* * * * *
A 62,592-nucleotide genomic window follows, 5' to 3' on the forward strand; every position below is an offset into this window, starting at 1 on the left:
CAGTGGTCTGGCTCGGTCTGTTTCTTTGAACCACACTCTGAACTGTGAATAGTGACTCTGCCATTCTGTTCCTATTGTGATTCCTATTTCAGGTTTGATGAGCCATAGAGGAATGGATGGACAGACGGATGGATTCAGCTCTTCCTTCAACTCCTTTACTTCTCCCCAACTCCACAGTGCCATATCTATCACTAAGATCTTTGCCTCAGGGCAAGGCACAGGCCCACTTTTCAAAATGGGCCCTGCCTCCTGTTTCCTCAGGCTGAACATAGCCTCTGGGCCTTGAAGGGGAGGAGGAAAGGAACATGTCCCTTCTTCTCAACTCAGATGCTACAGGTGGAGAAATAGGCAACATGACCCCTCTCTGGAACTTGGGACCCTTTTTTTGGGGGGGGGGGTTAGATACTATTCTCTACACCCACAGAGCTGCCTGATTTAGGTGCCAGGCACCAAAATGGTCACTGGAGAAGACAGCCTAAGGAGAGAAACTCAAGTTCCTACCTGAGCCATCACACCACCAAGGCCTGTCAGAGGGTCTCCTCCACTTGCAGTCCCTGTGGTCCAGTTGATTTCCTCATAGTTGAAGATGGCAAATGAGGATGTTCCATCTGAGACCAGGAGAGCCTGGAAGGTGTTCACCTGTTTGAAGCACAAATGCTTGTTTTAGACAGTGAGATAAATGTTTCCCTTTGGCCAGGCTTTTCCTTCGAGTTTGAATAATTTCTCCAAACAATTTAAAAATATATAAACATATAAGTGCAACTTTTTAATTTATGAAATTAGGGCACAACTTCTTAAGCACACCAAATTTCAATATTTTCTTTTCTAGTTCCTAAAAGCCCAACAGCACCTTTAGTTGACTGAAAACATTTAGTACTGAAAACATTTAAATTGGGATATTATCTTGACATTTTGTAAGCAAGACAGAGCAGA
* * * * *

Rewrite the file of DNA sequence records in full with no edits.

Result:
A 62,592-nucleotide genomic window follows, 5' to 3' on the forward strand; every position below is an offset into this window, starting at 1 on the left:
CAGTGGTCTGGCTCGGTCTGTTTCTTTGAACCACACTCTGAACTGTGAATAGTGACTCTGCCATTCTGTTCCTATTGTGATTCCTATTTCAGGTTTGATGAGCCATAGAGGAATGGATGGACAGACGGATGGATTCAGCTCTTCCTTCAACTCCTTTACTTCTCCCCAACTCCACAGTGCCATATCTATCACTAAGATCTTTGCCTCAGGGCAAGGCACAGGCCCACTTTTCAAAATGGGCCCTGCCTCCTGTTTCCTCAGGCTGAACATAGCCTCTGGGCCTTGAAGGGGAGGAGGAAAGGAACATGTCCCTTCTTCTCAACTCAGATGCTACAGGTGGAGAAATAGGCAACATGACCCCTCTCTGGAACTTGGGACCCTTTTTTTGGGGGGGGGGGTTAGATACTATTCTCTACACCCACAGAGCTGCCTGATTTAGGTGCCAGGCACCAAAATGGTCACTGGAGAAGACAGCCTAAGGAGAGAAACTCAAGTTCCTACCTGAGCCATCACACCACCAAGGCCTGTCAGAGGGTCTCCTCCACTTGCAGTCCCTGTGGTCCAGTTGATTTCCTCATAGTTGAAGATGGCAAATGAGGATGTTCCATCTGAGACCAGGAGAGCCTGGAAGGTGTTCACCTGTTTGAAGCACAAATGCTTGTTTTAGACAGTGAGATAAATGTTTCCCTTTGGCCAGGCTTTTCCTTCGAGTTTGAATAATTTCTCCAAACAATTTAAAAATATATAAACATATAAGTGCAACTTTTTAATTTATGAAATTAGGGCACAACTTCTTAAGCACACCAAATTTCAATATTTTCTTTTCTAGTTCCTAAAAGCCCAACAGCACCTTTAGTTGACTGAAAACATTTAGTACTGAAAACATTTAAATTGGGATATTATCTTGACATTTTGTAAGCAAGACAGAGCAGA